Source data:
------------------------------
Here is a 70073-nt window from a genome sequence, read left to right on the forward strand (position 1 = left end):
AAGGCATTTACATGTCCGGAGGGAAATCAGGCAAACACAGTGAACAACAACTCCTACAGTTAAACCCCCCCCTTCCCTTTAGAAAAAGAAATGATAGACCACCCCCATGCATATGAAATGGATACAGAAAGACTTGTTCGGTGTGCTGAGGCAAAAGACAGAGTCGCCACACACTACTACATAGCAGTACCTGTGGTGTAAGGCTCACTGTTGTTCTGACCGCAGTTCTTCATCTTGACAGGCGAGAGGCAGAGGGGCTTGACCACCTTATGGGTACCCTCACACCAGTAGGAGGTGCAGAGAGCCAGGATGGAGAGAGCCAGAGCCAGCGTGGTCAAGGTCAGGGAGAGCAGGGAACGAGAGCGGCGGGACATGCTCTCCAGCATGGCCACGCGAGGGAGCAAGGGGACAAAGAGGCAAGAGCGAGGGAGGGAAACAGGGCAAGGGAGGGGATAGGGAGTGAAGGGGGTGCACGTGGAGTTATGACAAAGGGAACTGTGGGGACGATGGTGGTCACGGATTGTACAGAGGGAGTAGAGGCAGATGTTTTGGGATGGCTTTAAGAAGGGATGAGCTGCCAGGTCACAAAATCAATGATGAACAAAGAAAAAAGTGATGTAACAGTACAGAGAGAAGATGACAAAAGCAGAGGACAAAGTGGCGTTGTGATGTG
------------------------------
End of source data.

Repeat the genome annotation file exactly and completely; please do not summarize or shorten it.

Here is a 70073-nt window from a genome sequence, read left to right on the forward strand (position 1 = left end):
AAGGCATTTACATGTCCGGAGGGAAATCAGGCAAACACAGTGAACAACAACTCCTACAGTTAAACCCCCCCCTTCCCTTTAGAAAAAGAAATGATAGACCACCCCCATGCATATGAAATGGATACAGAAAGACTTGTTCGGTGTGCTGAGGCAAAAGACAGAGTCGCCACACACTACTACATAGCAGTACCTGTGGTGTAAGGCTCACTGTTGTTCTGACCGCAGTTCTTCATCTTGACAGGCGAGAGGCAGAGGGGCTTGACCACCTTATGGGTACCCTCACACCAGTAGGAGGTGCAGAGAGCCAGGATGGAGAGAGCCAGAGCCAGCGTGGTCAAGGTCAGGGAGAGCAGGGAACGAGAGCGGCGGGACATGCTCTCCAGCATGGCCACGCGAGGGAGCAAGGGGACAAAGAGGCAAGAGCGAGGGAGGGAAACAGGGCAAGGGAGGGGATAGGGAGTGAAGGGGGTGCACGTGGAGTTATGACAAAGGGAACTGTGGGGACGATGGTGGTCACGGATTGTACAGAGGGAGTAGAGGCAGATGTTTTGGGATGGCTTTAAGAAGGGATGAGCTGCCAGGTCACAAAATCAATGATGAACAAAGAAAAAAGTGATGTAACAGTACAGAGAGAAGATGACAAAAGCAGAGGACAAAGTGGCGTTGTGATGTG